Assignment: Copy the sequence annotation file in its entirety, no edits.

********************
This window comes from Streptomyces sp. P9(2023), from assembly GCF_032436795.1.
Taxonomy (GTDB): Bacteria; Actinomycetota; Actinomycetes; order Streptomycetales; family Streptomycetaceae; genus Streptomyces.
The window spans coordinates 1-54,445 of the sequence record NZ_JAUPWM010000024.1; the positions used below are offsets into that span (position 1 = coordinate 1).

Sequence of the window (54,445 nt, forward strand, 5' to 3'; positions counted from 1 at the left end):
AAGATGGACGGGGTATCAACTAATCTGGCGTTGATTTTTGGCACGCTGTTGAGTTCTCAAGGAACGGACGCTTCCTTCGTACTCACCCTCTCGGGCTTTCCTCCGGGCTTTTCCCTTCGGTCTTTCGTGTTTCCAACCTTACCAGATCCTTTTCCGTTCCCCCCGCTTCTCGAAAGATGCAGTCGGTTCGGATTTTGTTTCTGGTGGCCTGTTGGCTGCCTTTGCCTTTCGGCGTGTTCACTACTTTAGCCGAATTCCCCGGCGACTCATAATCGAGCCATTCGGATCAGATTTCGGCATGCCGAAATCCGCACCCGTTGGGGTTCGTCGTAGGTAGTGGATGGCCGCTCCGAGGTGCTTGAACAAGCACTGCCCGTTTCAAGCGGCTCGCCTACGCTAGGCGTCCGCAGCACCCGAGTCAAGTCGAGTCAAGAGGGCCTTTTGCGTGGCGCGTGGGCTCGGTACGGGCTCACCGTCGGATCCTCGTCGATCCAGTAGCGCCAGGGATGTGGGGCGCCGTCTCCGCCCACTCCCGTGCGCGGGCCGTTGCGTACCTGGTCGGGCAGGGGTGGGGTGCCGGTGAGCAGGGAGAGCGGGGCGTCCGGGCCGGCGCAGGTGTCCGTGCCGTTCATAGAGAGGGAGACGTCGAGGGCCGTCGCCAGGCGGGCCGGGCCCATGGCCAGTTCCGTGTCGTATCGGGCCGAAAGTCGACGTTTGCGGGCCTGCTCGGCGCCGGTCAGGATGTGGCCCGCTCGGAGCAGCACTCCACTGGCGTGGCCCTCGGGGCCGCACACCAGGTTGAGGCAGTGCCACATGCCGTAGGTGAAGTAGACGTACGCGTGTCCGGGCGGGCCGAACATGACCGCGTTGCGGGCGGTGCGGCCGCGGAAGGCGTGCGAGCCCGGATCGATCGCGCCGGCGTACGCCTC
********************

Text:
This window comes from Streptomyces sp. P9(2023), from assembly GCF_032436795.1.
Taxonomy (GTDB): Bacteria; Actinomycetota; Actinomycetes; order Streptomycetales; family Streptomycetaceae; genus Streptomyces.
The window spans coordinates 1-54,445 of the sequence record NZ_JAUPWM010000024.1; the positions used below are offsets into that span (position 1 = coordinate 1).

Sequence of the window (54,445 nt, forward strand, 5' to 3'; positions counted from 1 at the left end):
AAGATGGACGGGGTATCAACTAATCTGGCGTTGATTTTTGGCACGCTGTTGAGTTCTCAAGGAACGGACGCTTCCTTCGTACTCACCCTCTCGGGCTTTCCTCCGGGCTTTTCCCTTCGGTCTTTCGTGTTTCCAACCTTACCAGATCCTTTTCCGTTCCCCCCGCTTCTCGAAAGATGCAGTCGGTTCGGATTTTGTTTCTGGTGGCCTGTTGGCTGCCTTTGCCTTTCGGCGTGTTCACTACTTTAGCCGAATTCCCCGGCGACTCATAATCGAGCCATTCGGATCAGATTTCGGCATGCCGAAATCCGCACCCGTTGGGGTTCGTCGTAGGTAGTGGATGGCCGCTCCGAGGTGCTTGAACAAGCACTGCCCGTTTCAAGCGGCTCGCCTACGCTAGGCGTCCGCAGCACCCGAGTCAAGTCGAGTCAAGAGGGCCTTTTGCGTGGCGCGTGGGCTCGGTACGGGCTCACCGTCGGATCCTCGTCGATCCAGTAGCGCCAGGGATGTGGGGCGCCGTCTCCGCCCACTCCCGTGCGCGGGCCGTTGCGTACCTGGTCGGGCAGGGGTGGGGTGCCGGTGAGCAGGGAGAGCGGGGCGTCCGGGCCGGCGCAGGTGTCCGTGCCGTTCATAGAGAGGGAGACGTCGAGGGCCGTCGCCAGGCGGGCCGGGCCCATGGCCAGTTCCGTGTCGTATCGGGCCGAAAGTCGACGTTTGCGGGCCTGCTCGGCGCCGGTCAGGATGTGGCCCGCTCGGAGCAGCACTCCACTGGCGTGGCCCTCGGGGCCGCACACCAGGTTGAGGCAGTGCCACATGCCGTAGGTGAAGTAGACGTACGCGTGTCCGGGCGGGCCGAACATGACCGCGTTGCGGGCGGTGCGGCCGCGGAAGGCGTGCGAGCCCGGATCGATCGCGCCGGCGTACGCCTC